Training, skills and talent development will see a renewed focus as the core skill set for researchers evolves in response to NewMR style innovations and the rise of the Insight perspective. The rise of automation will also lead us to question what the core skills for researchers are and we will need to revisit the talent development pathway for researchers entering the industry.

And now for the challenge!
Although Mobile has become mainstream there is still much work to be done to develop mobile methods. Why not make 2017 the year you do more mobile research-on-research and most importantly share what you learn!

Ray Poynter
Ray Poynter
Managing Director The Future Place
• The biggest unknown is the election of President Trump in the USA, it may have no impact on the APAC region, or it may be seriously damaging.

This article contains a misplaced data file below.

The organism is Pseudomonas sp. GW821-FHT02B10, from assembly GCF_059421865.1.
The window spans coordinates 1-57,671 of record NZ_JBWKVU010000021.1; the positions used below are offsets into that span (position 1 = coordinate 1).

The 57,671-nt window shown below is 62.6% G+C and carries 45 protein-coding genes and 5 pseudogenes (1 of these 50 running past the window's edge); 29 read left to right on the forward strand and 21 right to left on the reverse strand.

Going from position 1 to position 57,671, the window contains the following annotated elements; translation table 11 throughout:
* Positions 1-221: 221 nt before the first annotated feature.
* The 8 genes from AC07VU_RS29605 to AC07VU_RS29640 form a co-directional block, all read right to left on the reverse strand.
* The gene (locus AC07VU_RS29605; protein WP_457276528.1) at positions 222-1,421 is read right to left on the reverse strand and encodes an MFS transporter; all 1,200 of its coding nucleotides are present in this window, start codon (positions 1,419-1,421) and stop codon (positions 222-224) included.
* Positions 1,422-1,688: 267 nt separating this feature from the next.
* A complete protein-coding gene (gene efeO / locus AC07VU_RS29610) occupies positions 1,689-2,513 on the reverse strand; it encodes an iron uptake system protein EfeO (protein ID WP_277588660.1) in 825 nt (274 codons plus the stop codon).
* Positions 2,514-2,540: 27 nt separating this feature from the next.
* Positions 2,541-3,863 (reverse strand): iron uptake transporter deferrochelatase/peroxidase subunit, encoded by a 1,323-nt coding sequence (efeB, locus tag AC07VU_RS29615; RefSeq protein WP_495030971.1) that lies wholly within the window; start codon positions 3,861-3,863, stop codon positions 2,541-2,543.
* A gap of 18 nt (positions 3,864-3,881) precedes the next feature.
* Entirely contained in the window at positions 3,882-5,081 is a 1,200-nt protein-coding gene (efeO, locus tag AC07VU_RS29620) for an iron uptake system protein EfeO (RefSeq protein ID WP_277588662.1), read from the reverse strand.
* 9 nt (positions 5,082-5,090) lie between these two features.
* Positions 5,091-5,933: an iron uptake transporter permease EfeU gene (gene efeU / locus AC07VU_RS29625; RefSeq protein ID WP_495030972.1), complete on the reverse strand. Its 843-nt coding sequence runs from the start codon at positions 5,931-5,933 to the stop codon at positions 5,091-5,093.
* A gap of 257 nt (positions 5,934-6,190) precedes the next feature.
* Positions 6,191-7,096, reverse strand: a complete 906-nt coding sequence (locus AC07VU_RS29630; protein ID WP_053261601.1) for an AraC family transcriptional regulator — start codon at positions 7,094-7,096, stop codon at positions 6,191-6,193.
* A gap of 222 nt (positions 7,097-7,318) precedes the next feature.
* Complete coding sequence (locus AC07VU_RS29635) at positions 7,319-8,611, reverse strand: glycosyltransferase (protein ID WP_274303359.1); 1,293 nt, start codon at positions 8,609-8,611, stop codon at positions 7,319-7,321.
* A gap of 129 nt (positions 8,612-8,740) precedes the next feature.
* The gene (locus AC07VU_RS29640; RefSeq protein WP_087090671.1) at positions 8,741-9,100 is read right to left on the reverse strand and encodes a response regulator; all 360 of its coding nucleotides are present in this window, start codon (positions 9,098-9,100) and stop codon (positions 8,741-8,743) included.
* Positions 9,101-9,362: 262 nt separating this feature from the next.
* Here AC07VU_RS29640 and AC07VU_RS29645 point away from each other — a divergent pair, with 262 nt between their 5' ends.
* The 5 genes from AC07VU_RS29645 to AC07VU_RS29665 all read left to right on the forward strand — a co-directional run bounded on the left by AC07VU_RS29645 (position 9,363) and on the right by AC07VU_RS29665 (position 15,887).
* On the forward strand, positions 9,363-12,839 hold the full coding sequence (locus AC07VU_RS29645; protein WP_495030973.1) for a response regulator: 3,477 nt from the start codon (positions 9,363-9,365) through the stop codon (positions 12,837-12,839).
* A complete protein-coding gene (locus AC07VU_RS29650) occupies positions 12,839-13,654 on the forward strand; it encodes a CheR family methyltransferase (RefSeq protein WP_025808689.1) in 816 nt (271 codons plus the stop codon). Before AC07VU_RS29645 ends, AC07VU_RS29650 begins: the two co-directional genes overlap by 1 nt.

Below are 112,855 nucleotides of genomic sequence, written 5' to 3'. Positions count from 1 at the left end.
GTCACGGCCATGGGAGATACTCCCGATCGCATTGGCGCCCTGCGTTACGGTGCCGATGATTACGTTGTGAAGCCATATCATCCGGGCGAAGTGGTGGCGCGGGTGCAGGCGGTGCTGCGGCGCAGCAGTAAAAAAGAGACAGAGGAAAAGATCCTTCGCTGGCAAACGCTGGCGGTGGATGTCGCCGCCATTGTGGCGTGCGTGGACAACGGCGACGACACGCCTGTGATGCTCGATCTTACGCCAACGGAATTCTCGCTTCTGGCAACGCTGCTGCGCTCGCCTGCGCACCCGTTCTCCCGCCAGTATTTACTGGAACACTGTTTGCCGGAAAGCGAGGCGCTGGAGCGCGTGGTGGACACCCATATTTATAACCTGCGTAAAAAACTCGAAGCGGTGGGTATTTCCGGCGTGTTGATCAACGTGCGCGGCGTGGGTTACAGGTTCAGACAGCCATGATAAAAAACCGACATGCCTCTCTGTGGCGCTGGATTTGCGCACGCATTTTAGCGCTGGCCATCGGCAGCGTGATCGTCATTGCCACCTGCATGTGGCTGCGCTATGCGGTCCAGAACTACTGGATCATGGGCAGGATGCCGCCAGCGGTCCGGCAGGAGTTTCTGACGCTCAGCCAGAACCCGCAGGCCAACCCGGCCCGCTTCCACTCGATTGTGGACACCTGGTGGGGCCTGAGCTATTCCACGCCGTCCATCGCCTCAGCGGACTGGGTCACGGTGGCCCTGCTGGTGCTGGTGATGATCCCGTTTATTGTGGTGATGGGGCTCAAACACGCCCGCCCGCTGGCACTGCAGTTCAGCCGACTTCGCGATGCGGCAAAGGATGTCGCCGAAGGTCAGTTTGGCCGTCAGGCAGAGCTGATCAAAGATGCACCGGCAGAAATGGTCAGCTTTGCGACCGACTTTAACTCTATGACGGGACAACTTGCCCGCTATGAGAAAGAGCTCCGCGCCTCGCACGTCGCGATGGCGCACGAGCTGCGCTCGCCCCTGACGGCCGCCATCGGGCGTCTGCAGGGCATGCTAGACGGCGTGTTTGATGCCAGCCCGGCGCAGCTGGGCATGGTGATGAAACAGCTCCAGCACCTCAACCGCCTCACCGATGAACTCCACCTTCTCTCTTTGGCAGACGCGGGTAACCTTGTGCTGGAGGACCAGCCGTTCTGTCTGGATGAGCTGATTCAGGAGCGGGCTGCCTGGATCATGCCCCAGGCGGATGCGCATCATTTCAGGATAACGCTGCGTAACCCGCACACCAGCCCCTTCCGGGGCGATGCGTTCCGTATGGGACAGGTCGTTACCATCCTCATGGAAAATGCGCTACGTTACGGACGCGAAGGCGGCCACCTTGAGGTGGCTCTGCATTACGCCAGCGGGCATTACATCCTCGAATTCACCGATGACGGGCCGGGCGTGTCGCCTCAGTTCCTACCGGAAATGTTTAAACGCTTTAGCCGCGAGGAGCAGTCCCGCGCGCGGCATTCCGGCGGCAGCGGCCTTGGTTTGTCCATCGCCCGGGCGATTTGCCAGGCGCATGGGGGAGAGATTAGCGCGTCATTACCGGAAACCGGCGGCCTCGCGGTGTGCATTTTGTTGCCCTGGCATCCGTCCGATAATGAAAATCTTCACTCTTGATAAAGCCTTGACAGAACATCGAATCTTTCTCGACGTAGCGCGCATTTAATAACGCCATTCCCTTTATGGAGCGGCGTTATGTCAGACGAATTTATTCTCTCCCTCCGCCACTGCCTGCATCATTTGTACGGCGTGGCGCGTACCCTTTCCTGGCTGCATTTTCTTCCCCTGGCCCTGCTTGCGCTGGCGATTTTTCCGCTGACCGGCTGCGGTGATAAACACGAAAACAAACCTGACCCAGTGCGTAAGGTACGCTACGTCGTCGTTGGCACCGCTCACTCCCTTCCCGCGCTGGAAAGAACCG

• I expect to see Japanese research companies expand their role in Asia, both through organic growth and acquisitions.

• I think the key growth area will be in the area of messaging, for example WeChat, Line, and WhatsApp.

• I predict that the top speaker (voted on by delegates) at the ESOMAR APAC Conference in Shanghai in May, will be a woman from Asia (just like in 2016).

• I think research automation will start to really take off in APAC, particularly in Japan, Australia, and Singapore.

Fairground RideIf you found these predictions interesting, you might want to attend NewMR’s APAC Webinar, Tuesday 28 February, it is free, virtual, and we will be sharing the slides and recordings afterwards. Click here to find out more. The webinar is being held as part of the weeklong Festival of NewMR.